Baloch Groups

The Baloch are a small minority in Iran, constituting around 3% of the population. Sistan-Balochestan Province, adjoining the Iranian border with Pakistan, in the south east of the country is one of the country’s poorest provinces. In an interview published on Iranian state news agency, Aftab News, the representative of Zahedan in the Iranian Parliament, Alim Yar Mohammadi said: “More than 75% of the people in Sistan and Baluchestan do not have access to sufficient food. People live in circumstances of dire poverty, similar to that witnessed in parts of Africa.” Eighteen years have passed since a major drought hit the province. Its effects are still keenly felt.

Ali Asghar Mirshekari, the deputy security chief of Sistan-Baluchestan province confirmed recently that the unemployment rate in the province is about 40 percent. Sistan and Baluchestan is the youngest province in the country. 35 percent of its inhabitants are people under the age of 16. There are around two million ethnic Baloch in the province. They are Sunnis, in contrast to Shiite Persian affiliation.  The combination of the province’s poverty, and the ethnic and religious discrimination faced by the Baloch by the state that is predominantly Shiite and Persian has led to widespread support for oppositional groups.  The Baloch speak the Balochi language, which is related to both Persian and Kurdish.  However, neither education nor administrative functions are permitted to take place in this language.

While a number of secular nationalist organizations exist, the armed Baloch opposition to Iran has taken Islamist and jihadi form. The Jundallah movement led by Abdelmalek Rigi was the first ethnic Baloch movement to launch armed attacks against the Islamic Republic of Iran.   Formed in 2002, the organization began its campaign in 2005. Rigi was captured and executed by the Iranian authorities in 2010.  Since his death, the movement, now commanded by Mohammed Dhahir Baluch, has sought to continue its attacks but the tempo has sharply declined.  Jundallah is Sunni Islamist in nature. On a number of occasions Rigi denied that it had separatist goals, stressing instead that his fight was for the rights of Sunni Muslims inside Iran.  Iran accuses the Pakistani state authorities, and the U.S., of direct involvement in Baluch terror attacks.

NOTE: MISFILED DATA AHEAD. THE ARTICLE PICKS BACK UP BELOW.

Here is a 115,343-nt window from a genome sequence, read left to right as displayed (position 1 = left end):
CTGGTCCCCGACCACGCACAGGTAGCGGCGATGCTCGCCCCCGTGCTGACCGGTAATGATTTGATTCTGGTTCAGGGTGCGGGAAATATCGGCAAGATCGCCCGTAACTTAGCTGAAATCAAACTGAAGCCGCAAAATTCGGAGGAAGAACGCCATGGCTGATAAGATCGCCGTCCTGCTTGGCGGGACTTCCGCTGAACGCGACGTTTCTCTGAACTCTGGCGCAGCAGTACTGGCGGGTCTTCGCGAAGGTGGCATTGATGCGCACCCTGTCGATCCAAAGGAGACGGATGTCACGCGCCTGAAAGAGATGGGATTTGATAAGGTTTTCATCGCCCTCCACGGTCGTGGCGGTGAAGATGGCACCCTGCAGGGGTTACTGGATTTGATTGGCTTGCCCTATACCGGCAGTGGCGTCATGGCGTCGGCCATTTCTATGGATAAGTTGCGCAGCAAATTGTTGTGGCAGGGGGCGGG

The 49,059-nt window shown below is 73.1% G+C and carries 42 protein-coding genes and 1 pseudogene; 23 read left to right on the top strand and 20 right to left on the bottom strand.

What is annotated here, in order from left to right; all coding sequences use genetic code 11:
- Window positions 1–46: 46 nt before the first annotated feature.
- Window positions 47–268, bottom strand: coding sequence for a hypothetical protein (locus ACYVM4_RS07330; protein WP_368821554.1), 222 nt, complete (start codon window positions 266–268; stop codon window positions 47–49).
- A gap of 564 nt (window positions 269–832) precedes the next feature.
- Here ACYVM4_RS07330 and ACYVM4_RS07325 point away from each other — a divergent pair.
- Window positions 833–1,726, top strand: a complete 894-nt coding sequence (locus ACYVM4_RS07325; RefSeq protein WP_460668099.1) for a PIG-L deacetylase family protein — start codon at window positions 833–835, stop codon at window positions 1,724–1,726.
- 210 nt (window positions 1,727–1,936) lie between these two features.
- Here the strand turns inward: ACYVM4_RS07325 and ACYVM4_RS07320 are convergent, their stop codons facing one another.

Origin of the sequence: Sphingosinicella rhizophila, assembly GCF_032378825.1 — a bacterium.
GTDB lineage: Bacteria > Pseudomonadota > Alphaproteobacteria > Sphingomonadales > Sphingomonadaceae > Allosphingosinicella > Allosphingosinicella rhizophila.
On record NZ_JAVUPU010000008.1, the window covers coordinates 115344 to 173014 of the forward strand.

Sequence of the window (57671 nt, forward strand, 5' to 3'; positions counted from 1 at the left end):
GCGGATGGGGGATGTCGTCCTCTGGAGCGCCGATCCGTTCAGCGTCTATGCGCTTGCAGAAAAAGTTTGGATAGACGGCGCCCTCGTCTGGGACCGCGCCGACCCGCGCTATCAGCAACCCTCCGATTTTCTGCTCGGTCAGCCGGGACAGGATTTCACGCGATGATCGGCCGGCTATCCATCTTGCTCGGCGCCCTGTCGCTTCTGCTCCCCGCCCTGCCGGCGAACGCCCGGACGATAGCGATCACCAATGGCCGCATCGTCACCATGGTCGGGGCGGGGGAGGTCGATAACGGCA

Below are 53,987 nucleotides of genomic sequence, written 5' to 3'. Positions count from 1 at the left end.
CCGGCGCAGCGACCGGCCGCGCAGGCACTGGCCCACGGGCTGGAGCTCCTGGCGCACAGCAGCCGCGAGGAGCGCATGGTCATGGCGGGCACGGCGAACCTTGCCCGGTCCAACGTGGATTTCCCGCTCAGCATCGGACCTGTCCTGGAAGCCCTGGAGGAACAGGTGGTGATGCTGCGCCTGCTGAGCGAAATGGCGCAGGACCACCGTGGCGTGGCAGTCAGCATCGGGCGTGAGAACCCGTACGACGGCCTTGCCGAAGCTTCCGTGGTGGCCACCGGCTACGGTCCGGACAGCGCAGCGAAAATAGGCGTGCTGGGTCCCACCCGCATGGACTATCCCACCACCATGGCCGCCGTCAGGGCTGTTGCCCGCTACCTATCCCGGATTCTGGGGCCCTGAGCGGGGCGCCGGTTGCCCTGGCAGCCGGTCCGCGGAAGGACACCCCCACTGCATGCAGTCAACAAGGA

Jaish al-Adl

A number of other movements have emerged over the last decade. The most important of these is the Jaish al-Adl movement, which may be seen as the main Baloch insurgent group today.  Iran claims that it is supported by Pakistan and Saudi Arabia.

Founded in 2012, the group’s leader is Abdolmalek Mollazadeh (Salah al-Din al-Faruqi), a former member of Jundallah.  The group has claimed responsibility for several attacks in the eastern Sistan-Balochistan province.

Jaish al Adl has three military branches, based on three regions in southeastern Iran.  The organization operates close to the Iranian-Pakistani borderline to escape to Pakistan immediately after operations.

The military group Abdolmalek Mollazadeh, operates in the city of Sarbaz and Rask, the Sheikh Zia’i military group in the Saravan area and the Maulvi Nematollah Towhidi group in the area of ​​Miriwa and Zahedan. In its first operations, Nematullah’s group lost one of its main members, Zubair Ismaili.

The Abdolmalek and Sheikh Zia’i groups conduct the main operations of Jaish Al Adl. The organization has also set up an intelligence branch named after Zubair Ismaili, whose major mission is to identify Baluch Sunnis that are collaborating with the Iranian regime. The list of recent actions carried out in the province by Jaish l-Adl includes, according to the pro-regime, IRGC-associated Habilian website: the killing of 9 IRGC members by long range weapons fired from inside Pakistan, and the taking of 14 IRGC men as hostages on October 16, 2018.  In addition to Jaish al-Adl, a group called Ansar al-Furqan was founded in December 2013, from a merger between two other groups – Hizb al-Furqan and Harakat al-Ansar.  They are thought to have links to Jabhat al-Nusra in Syria, which is the franchise of the al-Qaeda network in that country.